School of Originals

Beau Avedissian, Sau Van Dong
University of Technology Sydney

Project idea

The school of originals sets itself apart from any other school. It’s different and inclusive.

The current education system is a dated “one size fits all” factory scheme of education to train students to become academics, and not equip them for the real world. Students are punished if they rebel, procrastinate or fail.

The School of Originals aims to solve this problem by embracing rebellion, procrastination and failure, as its these qualities that create Original thinkers who are creative innovators.

Designing a school was a competition. We challenged the idea of a competition building to be built, designing a school that has the built potential but to act as a catalyst for conversations and debates. This idea allows us to speak out our position, an idea to resonate and push the architectural and educational disciplines.

Project description

As stated before, The School of Originals aims to solve this problem by embracing rebellion, procrastination and failure, as its these qualities that create Original thinkers who are creative innovators.

We broke up these pedagogical themes (of rebellion, procrastination and failure) into three zones that structured the school: Instruction zones (orange) acting as rebellion; Procrastination zones (blue) acting as procrastination; Production zones (yellow) acting as failure. We understand that one cannot be forced to procrastinate, so these zones act as intensities, where by the space is designed to intensify that particular mode of thinking, with particular design strategies in place.

In the first zone, instruction zone, rebellion here implies a sense of thinking outside the box and going against the grain. Rebellion is acting in the Instruction zones that are spaces to intensify divergent thinking.

Students begin here, where they take their own creative stance with support by tutors who encourages them to challenge or question this norm.

Spatially, there are many devices that attract divergent thinking, such as Newton’s apples, a giant apple that students escape from the chaos and enter a realm of intense thinking. The distinguishable form encourages the students to think divergently.

People have preferred working conditions where they feel thermally comfortable. Thermal sensation has a direct relationship to efficiency and the ability to learn and be productive.
A key characteristic behind this space is shown topographically through the undulating floor plates that separates the instruction spaces. The floor plates create different climates to allow students to situate in a climate that makes them feel comfortable and exercise efficient learning. Hills are also created that divides spaces for students that prefer intimate learning or group learning.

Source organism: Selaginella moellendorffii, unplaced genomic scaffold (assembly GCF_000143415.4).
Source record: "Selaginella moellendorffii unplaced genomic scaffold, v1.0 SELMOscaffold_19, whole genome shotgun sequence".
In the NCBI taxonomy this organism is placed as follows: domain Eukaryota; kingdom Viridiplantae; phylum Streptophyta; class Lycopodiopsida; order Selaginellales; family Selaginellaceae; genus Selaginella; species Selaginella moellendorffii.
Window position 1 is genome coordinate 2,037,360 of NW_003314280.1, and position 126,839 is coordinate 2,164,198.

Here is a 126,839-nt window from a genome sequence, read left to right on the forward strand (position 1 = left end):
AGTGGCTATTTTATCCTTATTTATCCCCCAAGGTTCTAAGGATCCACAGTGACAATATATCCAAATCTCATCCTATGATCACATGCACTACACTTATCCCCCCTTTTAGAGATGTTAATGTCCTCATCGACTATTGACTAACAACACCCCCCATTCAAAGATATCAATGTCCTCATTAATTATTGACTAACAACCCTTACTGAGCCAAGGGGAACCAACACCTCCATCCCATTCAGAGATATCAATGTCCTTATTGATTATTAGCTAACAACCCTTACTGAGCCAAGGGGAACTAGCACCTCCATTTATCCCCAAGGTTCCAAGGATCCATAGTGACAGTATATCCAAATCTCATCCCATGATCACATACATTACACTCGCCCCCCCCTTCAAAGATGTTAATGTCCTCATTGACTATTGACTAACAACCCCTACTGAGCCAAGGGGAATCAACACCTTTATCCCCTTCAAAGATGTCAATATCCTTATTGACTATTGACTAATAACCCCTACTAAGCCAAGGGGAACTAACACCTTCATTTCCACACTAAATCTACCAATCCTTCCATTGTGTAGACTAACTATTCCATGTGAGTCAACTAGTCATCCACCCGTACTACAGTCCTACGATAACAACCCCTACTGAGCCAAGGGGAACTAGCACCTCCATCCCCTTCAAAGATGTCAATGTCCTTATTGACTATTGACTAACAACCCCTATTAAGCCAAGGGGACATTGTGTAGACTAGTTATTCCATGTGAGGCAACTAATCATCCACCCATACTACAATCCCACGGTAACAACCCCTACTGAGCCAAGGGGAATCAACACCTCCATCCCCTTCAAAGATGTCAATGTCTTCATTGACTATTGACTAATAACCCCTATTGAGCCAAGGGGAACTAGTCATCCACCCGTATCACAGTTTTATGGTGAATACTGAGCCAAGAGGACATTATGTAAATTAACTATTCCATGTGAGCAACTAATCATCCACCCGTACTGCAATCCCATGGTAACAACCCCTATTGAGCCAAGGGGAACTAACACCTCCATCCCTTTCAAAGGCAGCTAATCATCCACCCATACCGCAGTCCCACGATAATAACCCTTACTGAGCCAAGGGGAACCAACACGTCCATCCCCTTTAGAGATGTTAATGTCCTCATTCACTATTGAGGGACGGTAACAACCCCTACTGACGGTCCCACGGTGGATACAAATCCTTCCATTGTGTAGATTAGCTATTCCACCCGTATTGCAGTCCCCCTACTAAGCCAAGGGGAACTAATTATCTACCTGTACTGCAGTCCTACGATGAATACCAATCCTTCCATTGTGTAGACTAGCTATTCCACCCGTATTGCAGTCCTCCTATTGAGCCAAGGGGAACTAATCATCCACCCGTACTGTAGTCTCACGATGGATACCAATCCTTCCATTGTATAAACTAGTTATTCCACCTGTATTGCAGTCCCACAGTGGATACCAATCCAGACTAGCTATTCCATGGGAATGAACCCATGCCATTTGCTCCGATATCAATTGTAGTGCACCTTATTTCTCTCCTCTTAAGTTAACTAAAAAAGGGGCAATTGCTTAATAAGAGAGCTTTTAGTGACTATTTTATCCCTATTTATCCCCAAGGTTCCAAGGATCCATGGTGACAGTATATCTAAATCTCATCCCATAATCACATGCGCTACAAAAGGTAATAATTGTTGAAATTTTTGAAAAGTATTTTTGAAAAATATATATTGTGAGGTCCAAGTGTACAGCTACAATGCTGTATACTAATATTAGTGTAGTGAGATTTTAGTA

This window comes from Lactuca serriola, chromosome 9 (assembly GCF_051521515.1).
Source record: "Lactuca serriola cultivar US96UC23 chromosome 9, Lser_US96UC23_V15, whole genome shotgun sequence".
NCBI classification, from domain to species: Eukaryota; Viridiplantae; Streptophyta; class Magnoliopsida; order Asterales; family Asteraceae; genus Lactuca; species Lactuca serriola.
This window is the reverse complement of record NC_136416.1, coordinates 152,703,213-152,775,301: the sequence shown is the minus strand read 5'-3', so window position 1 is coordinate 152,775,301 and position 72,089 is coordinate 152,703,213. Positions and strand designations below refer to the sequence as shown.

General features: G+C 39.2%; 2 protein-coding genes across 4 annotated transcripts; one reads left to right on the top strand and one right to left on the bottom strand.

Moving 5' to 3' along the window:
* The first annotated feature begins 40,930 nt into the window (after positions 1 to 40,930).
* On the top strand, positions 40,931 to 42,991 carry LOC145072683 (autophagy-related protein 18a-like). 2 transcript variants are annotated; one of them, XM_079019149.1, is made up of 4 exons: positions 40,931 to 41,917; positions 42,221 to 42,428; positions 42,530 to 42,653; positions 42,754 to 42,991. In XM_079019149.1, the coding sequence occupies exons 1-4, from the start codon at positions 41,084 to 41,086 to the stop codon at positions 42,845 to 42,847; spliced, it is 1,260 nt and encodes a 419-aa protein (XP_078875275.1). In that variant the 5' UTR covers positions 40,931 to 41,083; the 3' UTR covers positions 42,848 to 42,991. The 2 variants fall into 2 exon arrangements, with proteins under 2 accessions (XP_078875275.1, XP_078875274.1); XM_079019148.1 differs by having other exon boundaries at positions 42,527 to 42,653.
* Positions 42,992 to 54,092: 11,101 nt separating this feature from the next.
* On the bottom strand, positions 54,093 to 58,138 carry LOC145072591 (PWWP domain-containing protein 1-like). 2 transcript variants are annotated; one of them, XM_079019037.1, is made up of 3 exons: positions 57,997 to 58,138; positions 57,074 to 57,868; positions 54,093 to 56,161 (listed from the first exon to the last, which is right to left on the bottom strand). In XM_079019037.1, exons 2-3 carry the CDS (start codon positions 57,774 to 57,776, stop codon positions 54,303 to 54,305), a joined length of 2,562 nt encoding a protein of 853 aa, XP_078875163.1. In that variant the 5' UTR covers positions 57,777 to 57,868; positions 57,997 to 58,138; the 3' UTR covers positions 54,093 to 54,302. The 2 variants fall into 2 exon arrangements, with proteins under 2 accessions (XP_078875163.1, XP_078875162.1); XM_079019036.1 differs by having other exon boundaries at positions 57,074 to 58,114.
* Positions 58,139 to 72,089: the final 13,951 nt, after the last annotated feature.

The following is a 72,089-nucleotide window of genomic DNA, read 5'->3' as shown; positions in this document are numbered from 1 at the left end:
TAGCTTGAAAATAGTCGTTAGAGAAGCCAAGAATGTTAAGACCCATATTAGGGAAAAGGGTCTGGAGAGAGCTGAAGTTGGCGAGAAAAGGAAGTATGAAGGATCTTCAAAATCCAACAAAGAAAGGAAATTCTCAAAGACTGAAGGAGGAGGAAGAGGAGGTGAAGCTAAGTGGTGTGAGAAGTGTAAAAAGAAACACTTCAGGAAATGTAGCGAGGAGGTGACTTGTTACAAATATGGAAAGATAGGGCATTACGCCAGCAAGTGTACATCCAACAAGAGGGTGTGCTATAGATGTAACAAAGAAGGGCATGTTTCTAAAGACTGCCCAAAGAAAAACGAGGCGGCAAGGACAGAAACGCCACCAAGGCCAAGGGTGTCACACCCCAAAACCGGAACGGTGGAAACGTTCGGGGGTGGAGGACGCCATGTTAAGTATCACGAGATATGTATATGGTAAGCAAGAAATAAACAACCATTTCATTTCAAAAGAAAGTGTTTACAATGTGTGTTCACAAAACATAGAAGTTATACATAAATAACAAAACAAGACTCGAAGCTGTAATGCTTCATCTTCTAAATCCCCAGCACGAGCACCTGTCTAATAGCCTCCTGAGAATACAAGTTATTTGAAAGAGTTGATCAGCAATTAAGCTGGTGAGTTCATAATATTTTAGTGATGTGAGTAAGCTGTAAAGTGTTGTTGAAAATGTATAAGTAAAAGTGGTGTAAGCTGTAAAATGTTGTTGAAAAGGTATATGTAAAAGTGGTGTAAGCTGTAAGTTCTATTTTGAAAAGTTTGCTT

Immediately after the instruction zone, students escape to the second zone, a space of procrastination for a short time.
Procrastination zones are spaces to intensify distractions. Students are encouraged to procrastinate. It’s a space that allows the students to dwell subconsciously on what was previously taken in consciously by distracting the mind enabling creative ideas to surface.

There are various spaces that encourage procrastination such as the ropes of insanity – a space for physical procrastination.

In the final zone - production zone - each student undertakes a project over the course of a year and because of its complexity makes it impossible to complete. For example, it could be a student that is passionate about art coming up with an artwork that cures world hunger. Curricular activities revolving around the project achieving heuristic learning.

Original thinkers have many failures before success. Since the project is long term and impossible, students can test ideas where failure is encouraged through iterations, and one may be an original idea. Production zones are spaces to intensify the freedom to fail.

Students are conditioned to accept failure as a learning strategy with projects that are showcased for other students and public to see. However, a failure to one student may be an original idea to another student. Failure leads to the original idea.

Failure is showcased within the floor plates. The open floor plates with the dedicated glass huts allow for students to constantly gaze at other students working in different disciplines fostering inspiration and inter-disciplinary learning.

These huts are adaptable to function as a gallery to showcase failure, with the students inside them act as a real time performance of failure. The space can also be hired by creative professionals to use, also providing inspiration and business opportunities for students.

Technical information

Another idea is the use of the buildings cores. They are not only structural, they centralise all the services so that for each discipline working in the production zones can be near one another. They also act conceptually as these 'towers of failure'.

The cores also allow designing for redundancy. This notion of incompleteness that is embedded in the pedagogy is transferred to the nature of the building itself.

We understand school populations fluctuates, we can accommodate and adapt through this idea of an incomplete school. This is an economic strategy as land size becomes more expensive, the cores allow for vertical extensions.

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